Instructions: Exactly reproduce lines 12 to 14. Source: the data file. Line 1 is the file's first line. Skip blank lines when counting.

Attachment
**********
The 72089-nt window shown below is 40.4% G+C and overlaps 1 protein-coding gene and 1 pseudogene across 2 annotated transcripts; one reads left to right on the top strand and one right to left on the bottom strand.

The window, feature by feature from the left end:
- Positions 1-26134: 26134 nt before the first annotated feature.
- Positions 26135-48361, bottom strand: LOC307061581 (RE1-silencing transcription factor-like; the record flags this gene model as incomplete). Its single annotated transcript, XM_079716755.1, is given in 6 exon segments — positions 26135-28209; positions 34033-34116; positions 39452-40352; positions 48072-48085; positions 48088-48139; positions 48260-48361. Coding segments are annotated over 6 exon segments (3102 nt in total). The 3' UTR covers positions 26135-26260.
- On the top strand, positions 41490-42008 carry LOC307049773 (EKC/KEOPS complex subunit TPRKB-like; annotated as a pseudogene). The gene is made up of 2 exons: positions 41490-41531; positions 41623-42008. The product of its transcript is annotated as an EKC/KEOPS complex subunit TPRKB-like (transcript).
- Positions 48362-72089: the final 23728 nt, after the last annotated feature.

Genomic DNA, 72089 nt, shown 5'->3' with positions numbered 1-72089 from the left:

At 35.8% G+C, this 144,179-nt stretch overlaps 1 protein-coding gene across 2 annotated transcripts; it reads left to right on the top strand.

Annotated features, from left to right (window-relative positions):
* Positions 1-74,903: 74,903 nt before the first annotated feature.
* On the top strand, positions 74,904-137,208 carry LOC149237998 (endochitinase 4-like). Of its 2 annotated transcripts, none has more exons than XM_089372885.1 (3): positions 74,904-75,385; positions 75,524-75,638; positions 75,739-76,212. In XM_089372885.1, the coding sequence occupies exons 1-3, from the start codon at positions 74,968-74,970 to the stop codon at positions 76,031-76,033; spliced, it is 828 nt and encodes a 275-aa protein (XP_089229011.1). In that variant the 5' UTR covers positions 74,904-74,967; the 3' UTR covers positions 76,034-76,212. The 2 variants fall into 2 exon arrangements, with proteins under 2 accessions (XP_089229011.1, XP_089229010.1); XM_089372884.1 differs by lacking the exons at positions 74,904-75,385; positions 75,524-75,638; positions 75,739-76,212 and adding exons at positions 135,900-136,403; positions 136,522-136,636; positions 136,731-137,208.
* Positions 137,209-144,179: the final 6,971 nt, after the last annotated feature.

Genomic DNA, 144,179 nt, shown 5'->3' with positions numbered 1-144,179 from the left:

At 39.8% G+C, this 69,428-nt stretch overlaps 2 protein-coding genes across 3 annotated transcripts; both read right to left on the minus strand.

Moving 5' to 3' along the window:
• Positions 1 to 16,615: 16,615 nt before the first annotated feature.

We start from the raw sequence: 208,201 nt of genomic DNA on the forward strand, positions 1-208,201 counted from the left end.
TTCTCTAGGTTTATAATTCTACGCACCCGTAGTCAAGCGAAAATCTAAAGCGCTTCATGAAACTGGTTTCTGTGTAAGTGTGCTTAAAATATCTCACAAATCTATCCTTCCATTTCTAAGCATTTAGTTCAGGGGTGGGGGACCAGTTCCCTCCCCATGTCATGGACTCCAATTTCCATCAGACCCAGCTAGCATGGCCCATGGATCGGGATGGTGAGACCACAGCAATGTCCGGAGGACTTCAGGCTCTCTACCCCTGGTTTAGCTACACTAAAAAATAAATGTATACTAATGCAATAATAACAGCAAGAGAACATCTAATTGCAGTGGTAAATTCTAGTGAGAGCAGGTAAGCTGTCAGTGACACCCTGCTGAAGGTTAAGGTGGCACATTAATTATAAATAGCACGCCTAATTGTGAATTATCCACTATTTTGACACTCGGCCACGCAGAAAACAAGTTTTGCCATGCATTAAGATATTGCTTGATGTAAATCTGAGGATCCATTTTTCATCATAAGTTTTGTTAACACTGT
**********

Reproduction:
* Positions 137,209-144,179: the final 6,971 nt, after the last annotated feature.

Genomic DNA, 144,179 nt, shown 5'->3' with positions numbered 1-144,179 from the left:

At 39.8% G+C, this 69,428-nt stretch overlaps 2 protein-coding genes across 3 annotated transcripts; both read right to left on the minus strand.